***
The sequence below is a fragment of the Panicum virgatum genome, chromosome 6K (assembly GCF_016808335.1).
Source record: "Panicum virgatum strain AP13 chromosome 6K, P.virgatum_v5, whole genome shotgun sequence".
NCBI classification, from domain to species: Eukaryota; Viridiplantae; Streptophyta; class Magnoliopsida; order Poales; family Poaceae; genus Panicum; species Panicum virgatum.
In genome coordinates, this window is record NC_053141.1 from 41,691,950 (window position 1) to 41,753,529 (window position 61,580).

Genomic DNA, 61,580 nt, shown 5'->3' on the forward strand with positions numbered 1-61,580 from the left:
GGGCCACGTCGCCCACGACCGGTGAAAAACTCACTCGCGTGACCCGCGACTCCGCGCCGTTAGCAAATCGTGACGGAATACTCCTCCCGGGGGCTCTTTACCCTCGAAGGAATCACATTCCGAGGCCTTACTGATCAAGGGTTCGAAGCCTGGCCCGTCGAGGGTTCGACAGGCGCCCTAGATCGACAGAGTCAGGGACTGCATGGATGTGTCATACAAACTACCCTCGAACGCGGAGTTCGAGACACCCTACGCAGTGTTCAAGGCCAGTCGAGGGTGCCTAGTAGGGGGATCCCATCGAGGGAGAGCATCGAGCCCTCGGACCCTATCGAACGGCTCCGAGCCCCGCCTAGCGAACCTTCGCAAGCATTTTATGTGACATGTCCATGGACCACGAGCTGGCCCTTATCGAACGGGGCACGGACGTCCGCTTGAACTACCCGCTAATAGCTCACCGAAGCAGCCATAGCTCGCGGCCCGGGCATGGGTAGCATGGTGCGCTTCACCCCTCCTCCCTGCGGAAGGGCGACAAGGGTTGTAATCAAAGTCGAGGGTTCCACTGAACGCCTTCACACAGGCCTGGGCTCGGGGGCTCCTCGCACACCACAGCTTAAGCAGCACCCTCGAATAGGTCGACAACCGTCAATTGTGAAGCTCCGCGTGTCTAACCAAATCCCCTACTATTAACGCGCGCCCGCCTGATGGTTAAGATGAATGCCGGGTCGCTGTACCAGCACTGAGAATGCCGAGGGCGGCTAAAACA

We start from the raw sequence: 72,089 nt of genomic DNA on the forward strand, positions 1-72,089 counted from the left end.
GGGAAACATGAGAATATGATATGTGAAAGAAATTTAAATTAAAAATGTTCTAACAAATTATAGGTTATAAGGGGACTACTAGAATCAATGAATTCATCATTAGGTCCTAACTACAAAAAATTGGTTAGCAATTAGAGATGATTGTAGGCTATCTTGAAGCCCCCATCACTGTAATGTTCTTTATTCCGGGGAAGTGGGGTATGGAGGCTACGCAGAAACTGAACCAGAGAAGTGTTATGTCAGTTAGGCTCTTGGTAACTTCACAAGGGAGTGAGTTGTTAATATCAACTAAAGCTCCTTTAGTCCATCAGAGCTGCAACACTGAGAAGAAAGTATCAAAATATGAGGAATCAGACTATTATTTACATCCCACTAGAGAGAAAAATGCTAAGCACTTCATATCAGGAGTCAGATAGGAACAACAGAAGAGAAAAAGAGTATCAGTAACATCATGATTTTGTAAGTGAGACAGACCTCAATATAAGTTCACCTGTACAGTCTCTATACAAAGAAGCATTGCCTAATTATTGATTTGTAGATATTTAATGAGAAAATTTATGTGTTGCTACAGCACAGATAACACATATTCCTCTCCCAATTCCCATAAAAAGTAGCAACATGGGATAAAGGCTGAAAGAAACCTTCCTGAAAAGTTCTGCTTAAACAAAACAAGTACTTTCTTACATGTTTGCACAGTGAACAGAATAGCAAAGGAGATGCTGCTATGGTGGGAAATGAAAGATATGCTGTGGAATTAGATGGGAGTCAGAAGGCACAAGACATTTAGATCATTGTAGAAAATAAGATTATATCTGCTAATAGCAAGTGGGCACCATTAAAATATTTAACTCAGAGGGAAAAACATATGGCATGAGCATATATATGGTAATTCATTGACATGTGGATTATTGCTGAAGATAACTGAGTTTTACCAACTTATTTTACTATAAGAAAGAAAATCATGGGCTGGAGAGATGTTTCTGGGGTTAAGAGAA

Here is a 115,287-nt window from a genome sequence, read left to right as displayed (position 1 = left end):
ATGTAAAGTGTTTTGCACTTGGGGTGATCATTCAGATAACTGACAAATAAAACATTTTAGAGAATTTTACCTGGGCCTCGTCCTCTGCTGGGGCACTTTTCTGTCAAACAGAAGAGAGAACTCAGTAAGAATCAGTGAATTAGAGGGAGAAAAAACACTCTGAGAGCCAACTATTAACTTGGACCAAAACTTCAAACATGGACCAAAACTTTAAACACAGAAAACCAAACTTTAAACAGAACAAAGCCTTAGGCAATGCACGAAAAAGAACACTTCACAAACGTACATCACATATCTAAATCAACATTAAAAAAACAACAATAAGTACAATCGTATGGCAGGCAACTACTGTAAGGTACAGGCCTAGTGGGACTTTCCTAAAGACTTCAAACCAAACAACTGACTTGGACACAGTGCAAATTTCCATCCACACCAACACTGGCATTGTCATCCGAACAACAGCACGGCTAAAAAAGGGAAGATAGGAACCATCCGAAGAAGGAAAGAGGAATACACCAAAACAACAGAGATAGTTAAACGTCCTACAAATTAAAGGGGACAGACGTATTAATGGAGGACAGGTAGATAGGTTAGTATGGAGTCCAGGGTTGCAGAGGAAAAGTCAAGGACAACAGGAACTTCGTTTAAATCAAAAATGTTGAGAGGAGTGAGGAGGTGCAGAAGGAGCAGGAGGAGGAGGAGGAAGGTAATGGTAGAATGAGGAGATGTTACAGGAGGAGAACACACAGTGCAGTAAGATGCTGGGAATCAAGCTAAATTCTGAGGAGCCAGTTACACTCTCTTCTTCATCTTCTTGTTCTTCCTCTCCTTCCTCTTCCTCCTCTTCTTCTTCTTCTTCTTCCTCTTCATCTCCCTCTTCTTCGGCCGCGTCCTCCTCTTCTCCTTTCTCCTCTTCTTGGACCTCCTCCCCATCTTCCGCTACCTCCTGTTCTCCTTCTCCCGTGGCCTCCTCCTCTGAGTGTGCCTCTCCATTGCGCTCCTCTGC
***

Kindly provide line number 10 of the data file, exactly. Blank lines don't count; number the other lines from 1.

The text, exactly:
ATGTAAAGTGTTTTGCACTTGGGGTGATCATTCAGATAACTGACAAATAAAACATTTTAGAGAATTTTACCTGGGCCTCGTCCTCTGCTGGGGCACTTTTCTGTCAAACAGAAGAGAGAACTCAGTAAGAATCAGTGAATTAGAGGGAGAAAAAACACTCTGAGAGCCAACTATTAACTTGGACCAAAACTTCAAACATGGACCAAAACTTTAAACACAGAAAACCAAACTTTAAACAGAACAAAGCCTTAGGCAATGCACGAAAAAGAACACTTCACAAACGTACATCACATATCTAAATCAACATTAAAAAAACAACAATAAGTACAATCGTATGGCAGGCAACTACTGTAAGGTACAGGCCTAGTGGGACTTTCCTAAAGACTTCAAACCAAACAACTGACTTGGACACAGTGCAAATTTCCATCCACACCAACACTGGCATTGTCATCCGAACAACAGCACGGCTAAAAAAGGGAAGATAGGAACCATCCGAAGAAGGAAAGAGGAATACACCAAAACAACAGAGATAGTTAAACGTCCTACAAATTAAAGGGGACAGACGTATTAATGGAGGACAGGTAGATAGGTTAGTATGGAGTCCAGGGTTGCAGAGGAAAAGTCAAGGACAACAGGAACTTCGTTTAAATCAAAAATGTTGAGAGGAGTGAGGAGGTGCAGAAGGAGCAGGAGGAGGAGGAGGAAGGTAATGGTAGAATGAGGAGATGTTACAGGAGGAGAACACACAGTGCAGTAAGATGCTGGGAATCAAGCTAAATTCTGAGGAGCCAGTTACACTCTCTTCTTCATCTTCTTGTTCTTCCTCTCCTTCCTCTTCCTCCTCTTCTTCTTCTTCTTCTTCCTCTTCATCTCCCTCTTCTTCGGCCGCGTCCTCCTCTTCTCCTTTCTCCTCTTCTTGGACCTCCTCCCCATCTTCCGCTACCTCCTGTTCTCCTTCTCCCGTGGCCTCCTCCTCTGAGTGTGCCTCTCCATTGCGCTCCTCTGC